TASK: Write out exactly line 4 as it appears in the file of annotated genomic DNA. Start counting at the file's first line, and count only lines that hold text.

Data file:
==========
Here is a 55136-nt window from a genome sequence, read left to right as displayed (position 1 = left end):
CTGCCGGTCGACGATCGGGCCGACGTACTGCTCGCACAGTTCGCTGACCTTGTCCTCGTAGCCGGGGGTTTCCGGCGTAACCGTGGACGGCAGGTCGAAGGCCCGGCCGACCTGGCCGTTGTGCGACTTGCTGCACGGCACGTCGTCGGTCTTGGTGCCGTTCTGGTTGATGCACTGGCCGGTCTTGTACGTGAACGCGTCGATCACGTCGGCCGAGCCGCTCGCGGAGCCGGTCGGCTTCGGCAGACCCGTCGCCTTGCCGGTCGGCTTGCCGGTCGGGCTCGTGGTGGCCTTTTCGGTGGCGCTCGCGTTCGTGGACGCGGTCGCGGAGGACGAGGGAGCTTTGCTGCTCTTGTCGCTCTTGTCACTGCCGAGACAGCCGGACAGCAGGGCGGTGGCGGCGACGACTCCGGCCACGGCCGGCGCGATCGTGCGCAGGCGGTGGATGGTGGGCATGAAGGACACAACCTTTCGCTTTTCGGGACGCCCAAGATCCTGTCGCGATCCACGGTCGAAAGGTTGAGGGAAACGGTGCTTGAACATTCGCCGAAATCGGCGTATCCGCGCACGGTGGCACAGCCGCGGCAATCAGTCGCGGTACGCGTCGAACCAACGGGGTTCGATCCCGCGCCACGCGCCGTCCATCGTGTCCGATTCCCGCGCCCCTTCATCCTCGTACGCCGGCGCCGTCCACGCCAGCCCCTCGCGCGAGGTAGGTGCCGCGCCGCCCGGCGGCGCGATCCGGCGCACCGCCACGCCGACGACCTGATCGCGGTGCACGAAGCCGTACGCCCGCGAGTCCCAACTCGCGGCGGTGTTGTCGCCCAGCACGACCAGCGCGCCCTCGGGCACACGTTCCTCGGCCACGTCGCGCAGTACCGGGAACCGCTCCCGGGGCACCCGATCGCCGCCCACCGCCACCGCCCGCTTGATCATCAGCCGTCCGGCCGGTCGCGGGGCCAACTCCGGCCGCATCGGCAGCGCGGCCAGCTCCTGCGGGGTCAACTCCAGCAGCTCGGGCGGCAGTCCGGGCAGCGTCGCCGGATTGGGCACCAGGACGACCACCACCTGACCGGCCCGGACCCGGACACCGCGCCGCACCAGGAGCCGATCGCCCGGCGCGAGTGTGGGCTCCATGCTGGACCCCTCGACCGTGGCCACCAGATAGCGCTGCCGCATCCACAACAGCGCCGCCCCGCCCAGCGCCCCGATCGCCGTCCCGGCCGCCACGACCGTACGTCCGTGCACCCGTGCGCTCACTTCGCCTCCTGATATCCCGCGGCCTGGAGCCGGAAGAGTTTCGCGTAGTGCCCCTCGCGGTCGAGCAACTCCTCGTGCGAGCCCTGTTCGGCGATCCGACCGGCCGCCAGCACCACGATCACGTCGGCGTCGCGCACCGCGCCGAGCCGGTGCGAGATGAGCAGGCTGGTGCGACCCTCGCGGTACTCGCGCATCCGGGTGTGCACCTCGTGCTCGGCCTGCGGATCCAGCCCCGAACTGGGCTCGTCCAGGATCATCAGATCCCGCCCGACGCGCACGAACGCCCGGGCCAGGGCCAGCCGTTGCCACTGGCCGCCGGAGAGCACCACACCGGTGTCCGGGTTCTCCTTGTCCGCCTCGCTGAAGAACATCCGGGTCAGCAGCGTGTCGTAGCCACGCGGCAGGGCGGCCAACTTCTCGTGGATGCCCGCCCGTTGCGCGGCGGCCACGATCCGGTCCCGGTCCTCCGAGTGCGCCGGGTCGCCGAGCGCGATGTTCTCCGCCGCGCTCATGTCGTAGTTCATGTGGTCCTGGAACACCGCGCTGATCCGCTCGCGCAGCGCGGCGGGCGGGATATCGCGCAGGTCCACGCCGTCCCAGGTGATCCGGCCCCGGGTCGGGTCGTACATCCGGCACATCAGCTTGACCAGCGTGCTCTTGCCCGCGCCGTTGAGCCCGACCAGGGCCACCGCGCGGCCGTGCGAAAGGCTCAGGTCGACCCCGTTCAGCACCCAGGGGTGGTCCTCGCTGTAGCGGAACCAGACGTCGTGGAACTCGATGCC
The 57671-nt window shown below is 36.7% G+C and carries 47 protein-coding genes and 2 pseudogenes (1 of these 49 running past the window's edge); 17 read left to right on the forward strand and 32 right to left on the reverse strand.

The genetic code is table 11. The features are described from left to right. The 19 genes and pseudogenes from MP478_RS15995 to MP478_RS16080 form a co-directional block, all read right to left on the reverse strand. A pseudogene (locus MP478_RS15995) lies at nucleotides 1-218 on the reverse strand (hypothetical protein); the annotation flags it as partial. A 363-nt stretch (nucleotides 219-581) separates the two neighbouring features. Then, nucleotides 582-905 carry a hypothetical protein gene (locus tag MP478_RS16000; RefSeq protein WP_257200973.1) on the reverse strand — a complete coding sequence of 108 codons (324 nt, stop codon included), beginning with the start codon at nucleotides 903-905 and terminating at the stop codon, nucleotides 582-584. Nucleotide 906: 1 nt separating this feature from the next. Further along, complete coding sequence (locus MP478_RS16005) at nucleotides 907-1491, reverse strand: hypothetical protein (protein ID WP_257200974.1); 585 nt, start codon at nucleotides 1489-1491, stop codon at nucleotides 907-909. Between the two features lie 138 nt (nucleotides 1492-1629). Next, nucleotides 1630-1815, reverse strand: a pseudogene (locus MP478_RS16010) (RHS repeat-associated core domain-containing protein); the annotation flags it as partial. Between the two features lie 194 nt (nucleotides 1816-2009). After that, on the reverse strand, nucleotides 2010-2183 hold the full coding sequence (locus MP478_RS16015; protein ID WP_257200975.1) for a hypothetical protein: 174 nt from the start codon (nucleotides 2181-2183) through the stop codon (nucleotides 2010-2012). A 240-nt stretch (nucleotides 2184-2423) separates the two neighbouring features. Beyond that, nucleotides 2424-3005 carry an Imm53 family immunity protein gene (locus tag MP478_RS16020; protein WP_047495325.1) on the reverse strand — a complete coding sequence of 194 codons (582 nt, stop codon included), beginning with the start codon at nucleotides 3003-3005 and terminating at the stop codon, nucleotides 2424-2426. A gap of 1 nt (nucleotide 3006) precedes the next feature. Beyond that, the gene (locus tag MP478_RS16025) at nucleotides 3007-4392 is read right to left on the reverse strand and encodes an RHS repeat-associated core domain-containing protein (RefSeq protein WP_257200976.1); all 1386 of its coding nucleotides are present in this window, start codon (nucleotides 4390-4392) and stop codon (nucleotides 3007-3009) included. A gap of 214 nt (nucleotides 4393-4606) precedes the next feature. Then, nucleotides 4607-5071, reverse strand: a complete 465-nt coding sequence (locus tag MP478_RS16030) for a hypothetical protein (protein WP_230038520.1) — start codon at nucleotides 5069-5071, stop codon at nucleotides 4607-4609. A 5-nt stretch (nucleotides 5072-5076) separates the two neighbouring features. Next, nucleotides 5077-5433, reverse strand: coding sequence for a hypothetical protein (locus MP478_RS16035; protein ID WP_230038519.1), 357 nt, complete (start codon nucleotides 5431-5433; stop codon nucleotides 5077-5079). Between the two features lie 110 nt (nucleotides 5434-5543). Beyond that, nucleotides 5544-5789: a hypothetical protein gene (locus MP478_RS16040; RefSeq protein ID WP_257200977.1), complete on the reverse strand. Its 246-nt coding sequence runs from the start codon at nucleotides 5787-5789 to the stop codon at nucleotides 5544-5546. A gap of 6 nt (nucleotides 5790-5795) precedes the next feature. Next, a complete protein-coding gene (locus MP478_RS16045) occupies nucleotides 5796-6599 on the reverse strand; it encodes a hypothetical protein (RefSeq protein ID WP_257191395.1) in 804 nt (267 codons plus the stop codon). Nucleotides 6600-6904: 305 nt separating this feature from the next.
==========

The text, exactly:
The genetic code is table 11. The features are described from left to right. The 19 genes and pseudogenes from MP478_RS15995 to MP478_RS16080 form a co-directional block, all read right to left on the reverse strand. A pseudogene (locus MP478_RS15995) lies at nucleotides 1-218 on the reverse strand (hypothetical protein); the annotation flags it as partial. A 363-nt stretch (nucleotides 219-581) separates the two neighbouring features. Then, nucleotides 582-905 carry a hypothetical protein gene (locus tag MP478_RS16000; RefSeq protein WP_257200973.1) on the reverse strand — a complete coding sequence of 108 codons (324 nt, stop codon included), beginning with the start codon at nucleotides 903-905 and terminating at the stop codon, nucleotides 582-584. Nucleotide 906: 1 nt separating this feature from the next. Further along, complete coding sequence (locus MP478_RS16005) at nucleotides 907-1491, reverse strand: hypothetical protein (protein ID WP_257200974.1); 585 nt, start codon at nucleotides 1489-1491, stop codon at nucleotides 907-909. Between the two features lie 138 nt (nucleotides 1492-1629). Next, nucleotides 1630-1815, reverse strand: a pseudogene (locus MP478_RS16010) (RHS repeat-associated core domain-containing protein); the annotation flags it as partial. Between the two features lie 194 nt (nucleotides 1816-2009). After that, on the reverse strand, nucleotides 2010-2183 hold the full coding sequence (locus MP478_RS16015; protein ID WP_257200975.1) for a hypothetical protein: 174 nt from the start codon (nucleotides 2181-2183) through the stop codon (nucleotides 2010-2012). A 240-nt stretch (nucleotides 2184-2423) separates the two neighbouring features. Beyond that, nucleotides 2424-3005 carry an Imm53 family immunity protein gene (locus tag MP478_RS16020; protein WP_047495325.1) on the reverse strand — a complete coding sequence of 194 codons (582 nt, stop codon included), beginning with the start codon at nucleotides 3003-3005 and terminating at the stop codon, nucleotides 2424-2426. A gap of 1 nt (nucleotide 3006) precedes the next feature. Beyond that, the gene (locus tag MP478_RS16025) at nucleotides 3007-4392 is read right to left on the reverse strand and encodes an RHS repeat-associated core domain-containing protein (RefSeq protein WP_257200976.1); all 1386 of its coding nucleotides are present in this window, start codon (nucleotides 4390-4392) and stop codon (nucleotides 3007-3009) included. A gap of 214 nt (nucleotides 4393-4606) precedes the next feature. Then, nucleotides 4607-5071, reverse strand: a complete 465-nt coding sequence (locus tag MP478_RS16030) for a hypothetical protein (protein WP_230038520.1) — start codon at nucleotides 5069-5071, stop codon at nucleotides 4607-4609. A 5-nt stretch (nucleotides 5072-5076) separates the two neighbouring features. Next, nucleotides 5077-5433, reverse strand: coding sequence for a hypothetical protein (locus MP478_RS16035; protein ID WP_230038519.1), 357 nt, complete (start codon nucleotides 5431-5433; stop codon nucleotides 5077-5079). Between the two features lie 110 nt (nucleotides 5434-5543). Beyond that, nucleotides 5544-5789: a hypothetical protein gene (locus MP478_RS16040; RefSeq protein ID WP_257200977.1), complete on the reverse strand. Its 246-nt coding sequence runs from the start codon at nucleotides 5787-5789 to the stop codon at nucleotides 5544-5546. A gap of 6 nt (nucleotides 5790-5795) precedes the next feature. Next, a complete protein-coding gene (locus MP478_RS16045) occupies nucleotides 5796-6599 on the reverse strand; it encodes a hypothetical protein (RefSeq protein ID WP_257191395.1) in 804 nt (267 codons plus the stop codon). Nucleotides 6600-6904: 305 nt separating this feature from the next.